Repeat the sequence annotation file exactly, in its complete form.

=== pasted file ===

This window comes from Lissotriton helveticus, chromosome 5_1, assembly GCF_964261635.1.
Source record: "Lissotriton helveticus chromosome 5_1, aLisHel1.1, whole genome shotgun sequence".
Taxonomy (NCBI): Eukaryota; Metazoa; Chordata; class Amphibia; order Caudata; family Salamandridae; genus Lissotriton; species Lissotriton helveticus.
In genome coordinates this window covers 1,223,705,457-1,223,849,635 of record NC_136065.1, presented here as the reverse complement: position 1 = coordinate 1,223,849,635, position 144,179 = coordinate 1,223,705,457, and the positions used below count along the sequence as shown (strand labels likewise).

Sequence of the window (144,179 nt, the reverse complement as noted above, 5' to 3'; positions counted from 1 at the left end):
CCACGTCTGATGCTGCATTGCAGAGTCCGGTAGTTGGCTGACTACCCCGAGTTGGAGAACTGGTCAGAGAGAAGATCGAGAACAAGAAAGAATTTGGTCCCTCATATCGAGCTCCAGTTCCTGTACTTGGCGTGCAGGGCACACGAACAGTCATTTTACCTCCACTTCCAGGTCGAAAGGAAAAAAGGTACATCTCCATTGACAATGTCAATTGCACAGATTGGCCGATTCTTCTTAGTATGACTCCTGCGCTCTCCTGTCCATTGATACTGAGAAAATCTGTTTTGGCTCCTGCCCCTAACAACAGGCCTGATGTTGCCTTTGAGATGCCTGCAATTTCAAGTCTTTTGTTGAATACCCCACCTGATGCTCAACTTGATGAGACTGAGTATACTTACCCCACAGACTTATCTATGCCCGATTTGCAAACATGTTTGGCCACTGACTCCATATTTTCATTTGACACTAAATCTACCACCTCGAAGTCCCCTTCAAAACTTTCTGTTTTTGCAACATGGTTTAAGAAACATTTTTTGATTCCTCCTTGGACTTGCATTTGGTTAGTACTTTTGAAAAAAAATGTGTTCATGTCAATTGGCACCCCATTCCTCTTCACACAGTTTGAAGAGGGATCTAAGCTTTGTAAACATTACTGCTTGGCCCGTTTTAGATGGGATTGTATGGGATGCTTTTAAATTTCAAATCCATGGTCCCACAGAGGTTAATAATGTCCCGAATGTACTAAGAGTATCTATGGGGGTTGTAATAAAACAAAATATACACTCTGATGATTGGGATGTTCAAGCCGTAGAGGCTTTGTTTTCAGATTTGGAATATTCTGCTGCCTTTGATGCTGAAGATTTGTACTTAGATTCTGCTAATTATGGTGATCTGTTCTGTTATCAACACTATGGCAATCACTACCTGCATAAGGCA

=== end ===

This window comes from Lissotriton helveticus, chromosome 5_1, assembly GCF_964261635.1.
Source record: "Lissotriton helveticus chromosome 5_1, aLisHel1.1, whole genome shotgun sequence".
Taxonomy (NCBI): Eukaryota; Metazoa; Chordata; class Amphibia; order Caudata; family Salamandridae; genus Lissotriton; species Lissotriton helveticus.
In genome coordinates this window covers 1,223,705,457-1,223,849,635 of record NC_136065.1, presented here as the reverse complement: position 1 = coordinate 1,223,849,635, position 144,179 = coordinate 1,223,705,457, and the positions used below count along the sequence as shown (strand labels likewise).

Sequence of the window (144,179 nt, the reverse complement as noted above, 5' to 3'; positions counted from 1 at the left end):
CCACGTCTGATGCTGCATTGCAGAGTCCGGTAGTTGGCTGACTACCCCGAGTTGGAGAACTGGTCAGAGAGAAGATCGAGAACAAGAAAGAATTTGGTCCCTCATATCGAGCTCCAGTTCCTGTACTTGGCGTGCAGGGCACACGAACAGTCATTTTACCTCCACTTCCAGGTCGAAAGGAAAAAAGGTACATCTCCATTGACAATGTCAATTGCACAGATTGGCCGATTCTTCTTAGTATGACTCCTGCGCTCTCCTGTCCATTGATACTGAGAAAATCTGTTTTGGCTCCTGCCCCTAACAACAGGCCTGATGTTGCCTTTGAGATGCCTGCAATTTCAAGTCTTTTGTTGAATACCCCACCTGATGCTCAACTTGATGAGACTGAGTATACTTACCCCACAGACTTATCTATGCCCGATTTGCAAACATGTTTGGCCACTGACTCCATATTTTCATTTGACACTAAATCTACCACCTCGAAGTCCCCTTCAAAACTTTCTGTTTTTGCAACATGGTTTAAGAAACATTTTTTGATTCCTCCTTGGACTTGCATTTGGTTAGTACTTTTGAAAAAAAATGTGTTCATGTCAATTGGCACCCCATTCCTCTTCACACAGTTTGAAGAGGGATCTAAGCTTTGTAAACATTACTGCTTGGCCCGTTTTAGATGGGATTGTATGGGATGCTTTTAAATTTCAAATCCATGGTCCCACAGAGGTTAATAATGTCCCGAATGTACTAAGAGTATCTATGGGGGTTGTAATAAAACAAAATATACACTCTGATGATTGGGATGTTCAAGCCGTAGAGGCTTTGTTTTCAGATTTGGAATATTCTGCTGCCTTTGATGCTGAAGATTTGTACTTAGATTCTGCTAATTATGGTGATCTGTTCTGTTATCAACACTATGGCAATCACTACCTGCATAAGGCA